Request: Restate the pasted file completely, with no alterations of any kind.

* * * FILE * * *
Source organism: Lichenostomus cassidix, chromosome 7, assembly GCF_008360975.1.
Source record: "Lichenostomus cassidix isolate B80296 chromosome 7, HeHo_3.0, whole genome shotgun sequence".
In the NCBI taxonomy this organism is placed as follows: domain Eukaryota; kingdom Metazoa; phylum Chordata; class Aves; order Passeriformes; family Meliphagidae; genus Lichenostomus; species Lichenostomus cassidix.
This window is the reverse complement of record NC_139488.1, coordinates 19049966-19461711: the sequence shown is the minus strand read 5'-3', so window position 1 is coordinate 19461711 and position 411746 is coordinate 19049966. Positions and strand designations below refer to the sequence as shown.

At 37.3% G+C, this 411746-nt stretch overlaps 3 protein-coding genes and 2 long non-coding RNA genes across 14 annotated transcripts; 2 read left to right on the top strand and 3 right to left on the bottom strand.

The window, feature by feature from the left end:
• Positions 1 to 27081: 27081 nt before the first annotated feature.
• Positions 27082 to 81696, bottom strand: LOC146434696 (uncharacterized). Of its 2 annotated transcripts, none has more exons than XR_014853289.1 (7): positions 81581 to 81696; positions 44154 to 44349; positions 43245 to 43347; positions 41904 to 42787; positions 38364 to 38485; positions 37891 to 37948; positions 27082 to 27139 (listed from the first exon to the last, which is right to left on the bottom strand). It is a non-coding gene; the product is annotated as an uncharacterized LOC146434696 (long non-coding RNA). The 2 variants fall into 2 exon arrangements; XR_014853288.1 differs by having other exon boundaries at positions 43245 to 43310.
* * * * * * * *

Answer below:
Source organism: Lichenostomus cassidix, chromosome 7, assembly GCF_008360975.1.
Source record: "Lichenostomus cassidix isolate B80296 chromosome 7, HeHo_3.0, whole genome shotgun sequence".
In the NCBI taxonomy this organism is placed as follows: domain Eukaryota; kingdom Metazoa; phylum Chordata; class Aves; order Passeriformes; family Meliphagidae; genus Lichenostomus; species Lichenostomus cassidix.
This window is the reverse complement of record NC_139488.1, coordinates 19049966-19461711: the sequence shown is the minus strand read 5'-3', so window position 1 is coordinate 19461711 and position 411746 is coordinate 19049966. Positions and strand designations below refer to the sequence as shown.

At 37.3% G+C, this 411746-nt stretch overlaps 3 protein-coding genes and 2 long non-coding RNA genes across 14 annotated transcripts; 2 read left to right on the top strand and 3 right to left on the bottom strand.

The window, feature by feature from the left end:
• Positions 1 to 27081: 27081 nt before the first annotated feature.
• Positions 27082 to 81696, bottom strand: LOC146434696 (uncharacterized). Of its 2 annotated transcripts, none has more exons than XR_014853289.1 (7): positions 81581 to 81696; positions 44154 to 44349; positions 43245 to 43347; positions 41904 to 42787; positions 38364 to 38485; positions 37891 to 37948; positions 27082 to 27139 (listed from the first exon to the last, which is right to left on the bottom strand). It is a non-coding gene; the product is annotated as an uncharacterized LOC146434696 (long non-coding RNA). The 2 variants fall into 2 exon arrangements; XR_014853288.1 differs by having other exon boundaries at positions 43245 to 43310.